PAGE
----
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While sexual harassment is not generally categorized as a “crime,” when it moves from suggestive remarks to things such as unwanted touching, the civil offense of sexual harassment can quickly become the crimes of assault, forcible touching, sexual battery or even rape. An employee’s criminal liability for such acts has traditionally not been imputed to the business organization for which he works, but that does not mean it could not happen as some states have laws on the books that impose criminal liability on business organizations when a criminal offense is “engaged in … by a high managerial agent acting within the scope of his employment and in behalf of the corporation” (NY Penal Law §20.20). With such laws on the books, business entities would be well advised to implement and enforce sexual misconduct policies that protect their employees, thereby protecting the business itself from potential criminal, as well as civil, liability.
By Jonathan S. Feld, Eric Klein and Andrew VanEgmond
The FCA is not a model of clarity. In a certiorari petition in United States ex rel. Hunt v. Cochise Consultancy, the U.S. Supreme Court will address an area of uncertainty that has led to a three-way circuit split regarding the FCA’s statute of limitations. Depending on the outcome, FCA defendants could end up facing even more claims up to a decade old or, alternatively, have a new limitation on FCA actions upon which to rely.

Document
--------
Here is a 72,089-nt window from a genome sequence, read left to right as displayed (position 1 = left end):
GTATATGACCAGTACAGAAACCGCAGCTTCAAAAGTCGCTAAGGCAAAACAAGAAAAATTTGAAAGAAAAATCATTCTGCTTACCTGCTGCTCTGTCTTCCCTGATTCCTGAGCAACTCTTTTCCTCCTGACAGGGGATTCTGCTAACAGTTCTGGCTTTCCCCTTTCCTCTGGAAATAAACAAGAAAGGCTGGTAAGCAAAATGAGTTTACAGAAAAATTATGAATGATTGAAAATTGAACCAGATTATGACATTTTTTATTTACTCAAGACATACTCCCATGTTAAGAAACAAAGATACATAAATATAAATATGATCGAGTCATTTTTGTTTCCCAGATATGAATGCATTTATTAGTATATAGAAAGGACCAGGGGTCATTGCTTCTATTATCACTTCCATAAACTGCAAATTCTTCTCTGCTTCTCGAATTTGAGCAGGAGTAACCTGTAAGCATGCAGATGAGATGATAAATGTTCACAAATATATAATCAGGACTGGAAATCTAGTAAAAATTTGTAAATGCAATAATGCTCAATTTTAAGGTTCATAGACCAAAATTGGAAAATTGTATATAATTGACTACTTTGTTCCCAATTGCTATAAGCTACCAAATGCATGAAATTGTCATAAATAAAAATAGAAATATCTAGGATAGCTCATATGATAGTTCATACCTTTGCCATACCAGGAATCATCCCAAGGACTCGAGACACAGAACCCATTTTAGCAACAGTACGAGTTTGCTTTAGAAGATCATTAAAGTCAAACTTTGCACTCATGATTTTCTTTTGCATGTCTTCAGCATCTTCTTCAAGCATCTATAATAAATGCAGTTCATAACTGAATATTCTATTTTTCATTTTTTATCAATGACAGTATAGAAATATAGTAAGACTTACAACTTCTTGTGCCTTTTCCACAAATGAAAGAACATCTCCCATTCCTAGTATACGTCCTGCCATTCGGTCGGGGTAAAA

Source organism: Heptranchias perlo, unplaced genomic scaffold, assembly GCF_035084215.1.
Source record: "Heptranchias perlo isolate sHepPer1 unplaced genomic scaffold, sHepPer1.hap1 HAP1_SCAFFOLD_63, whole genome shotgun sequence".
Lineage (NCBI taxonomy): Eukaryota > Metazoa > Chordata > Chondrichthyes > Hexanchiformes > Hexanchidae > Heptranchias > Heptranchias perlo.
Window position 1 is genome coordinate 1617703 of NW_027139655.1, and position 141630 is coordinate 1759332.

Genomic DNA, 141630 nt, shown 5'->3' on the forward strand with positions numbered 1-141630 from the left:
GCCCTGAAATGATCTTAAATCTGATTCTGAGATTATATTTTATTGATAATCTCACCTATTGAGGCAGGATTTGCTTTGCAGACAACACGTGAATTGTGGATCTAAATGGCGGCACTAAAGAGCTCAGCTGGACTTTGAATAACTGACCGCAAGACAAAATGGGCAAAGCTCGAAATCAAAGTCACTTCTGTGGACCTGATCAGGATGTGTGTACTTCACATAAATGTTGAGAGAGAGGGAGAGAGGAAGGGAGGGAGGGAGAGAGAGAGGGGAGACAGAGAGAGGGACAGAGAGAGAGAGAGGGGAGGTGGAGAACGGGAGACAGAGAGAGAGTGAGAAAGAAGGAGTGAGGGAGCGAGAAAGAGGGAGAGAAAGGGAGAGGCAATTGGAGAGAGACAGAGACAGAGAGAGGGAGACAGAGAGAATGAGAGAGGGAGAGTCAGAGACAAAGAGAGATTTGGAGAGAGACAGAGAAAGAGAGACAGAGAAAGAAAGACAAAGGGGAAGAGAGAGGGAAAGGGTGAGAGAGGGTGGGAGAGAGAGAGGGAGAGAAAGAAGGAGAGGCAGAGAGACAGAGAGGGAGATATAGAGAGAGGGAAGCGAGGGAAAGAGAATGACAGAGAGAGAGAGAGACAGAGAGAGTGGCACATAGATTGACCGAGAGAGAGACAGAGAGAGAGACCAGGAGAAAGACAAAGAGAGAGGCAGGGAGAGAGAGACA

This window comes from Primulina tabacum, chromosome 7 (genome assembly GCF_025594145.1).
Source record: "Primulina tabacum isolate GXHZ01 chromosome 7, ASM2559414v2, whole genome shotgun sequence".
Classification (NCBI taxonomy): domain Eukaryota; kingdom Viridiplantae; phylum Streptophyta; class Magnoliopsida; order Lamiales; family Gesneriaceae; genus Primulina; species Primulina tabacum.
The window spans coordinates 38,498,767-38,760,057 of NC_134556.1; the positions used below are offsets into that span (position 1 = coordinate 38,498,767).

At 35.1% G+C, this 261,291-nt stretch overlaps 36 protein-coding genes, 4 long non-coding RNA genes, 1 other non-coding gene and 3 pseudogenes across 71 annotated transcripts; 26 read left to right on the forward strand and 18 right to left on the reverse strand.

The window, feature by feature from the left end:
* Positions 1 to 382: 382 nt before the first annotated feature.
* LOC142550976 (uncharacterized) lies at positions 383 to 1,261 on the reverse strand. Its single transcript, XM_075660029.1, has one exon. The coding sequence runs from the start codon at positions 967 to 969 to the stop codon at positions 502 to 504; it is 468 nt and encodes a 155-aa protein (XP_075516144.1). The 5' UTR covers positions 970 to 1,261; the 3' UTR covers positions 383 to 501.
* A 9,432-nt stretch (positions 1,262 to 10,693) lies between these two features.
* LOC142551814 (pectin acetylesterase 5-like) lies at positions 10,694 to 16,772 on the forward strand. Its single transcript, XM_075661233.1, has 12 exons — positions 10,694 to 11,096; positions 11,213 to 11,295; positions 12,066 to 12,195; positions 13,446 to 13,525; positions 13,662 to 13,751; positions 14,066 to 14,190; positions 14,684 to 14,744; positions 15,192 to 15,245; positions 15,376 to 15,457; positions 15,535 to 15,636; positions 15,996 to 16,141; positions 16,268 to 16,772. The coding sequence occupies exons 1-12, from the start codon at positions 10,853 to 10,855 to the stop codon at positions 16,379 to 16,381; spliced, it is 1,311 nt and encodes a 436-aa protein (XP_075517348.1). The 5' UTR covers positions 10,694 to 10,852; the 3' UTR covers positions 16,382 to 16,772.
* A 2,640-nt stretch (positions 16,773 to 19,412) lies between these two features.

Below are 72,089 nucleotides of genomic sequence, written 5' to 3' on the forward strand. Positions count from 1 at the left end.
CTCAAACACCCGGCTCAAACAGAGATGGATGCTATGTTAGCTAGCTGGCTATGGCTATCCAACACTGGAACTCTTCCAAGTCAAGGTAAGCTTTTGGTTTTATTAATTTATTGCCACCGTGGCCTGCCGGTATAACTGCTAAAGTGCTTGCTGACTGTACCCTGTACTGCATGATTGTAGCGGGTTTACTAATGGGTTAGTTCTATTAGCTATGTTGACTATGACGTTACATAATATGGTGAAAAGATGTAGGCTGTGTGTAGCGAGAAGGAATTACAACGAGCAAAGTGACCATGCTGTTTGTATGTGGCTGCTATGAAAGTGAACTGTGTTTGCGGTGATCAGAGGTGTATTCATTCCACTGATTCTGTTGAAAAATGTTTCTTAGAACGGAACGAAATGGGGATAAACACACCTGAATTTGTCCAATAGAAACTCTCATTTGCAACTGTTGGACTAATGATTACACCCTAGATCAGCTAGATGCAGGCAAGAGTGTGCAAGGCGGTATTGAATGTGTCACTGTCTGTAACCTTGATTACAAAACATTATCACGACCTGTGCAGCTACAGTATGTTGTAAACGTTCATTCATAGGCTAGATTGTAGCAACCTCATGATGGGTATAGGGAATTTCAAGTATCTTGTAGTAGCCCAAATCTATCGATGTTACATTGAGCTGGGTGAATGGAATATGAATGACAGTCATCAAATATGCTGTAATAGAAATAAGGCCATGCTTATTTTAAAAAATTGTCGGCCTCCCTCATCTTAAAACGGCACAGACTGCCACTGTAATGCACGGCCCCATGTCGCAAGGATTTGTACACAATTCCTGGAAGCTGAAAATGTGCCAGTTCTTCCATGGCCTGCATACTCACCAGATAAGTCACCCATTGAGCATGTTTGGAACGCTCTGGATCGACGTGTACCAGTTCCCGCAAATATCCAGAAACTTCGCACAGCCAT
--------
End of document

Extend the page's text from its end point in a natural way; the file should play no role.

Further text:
By Michael L. Cook
In Stoebner v. Opportunity Finance, LLC, the U.S. Court of Appeals for the Eighth Circuit held that “… Ponzi scheme payments to satisfy legitimate antecedent debts to defendant banks could not be avoided” by a bankruptcy trustee “absent transaction-specific proof of actual intent to defraud or the statutory elements of constructive fraud — transfer by an insolvent debtor who did not receive reasonably equivalent value in exchange.”
By Peter B. “Bo” Rutledge and Amanda W. Newton
Rare Supreme Court holiday activity and ongoing news coverage about special counsel Robert Mueller’s investigation has drawn much attention to the enigmatic case of In Re Grand Jury Subpoena. The matter is unremarkable, presenting familiar issues of international litigation. Upon further examination, however, the case may have the potential to expand the authority of United States courts over foreign states and their agencies or instrumentalities.
By Colleen Snow
New Charges in Insurance Corporation of Barbados Limited Bribery Case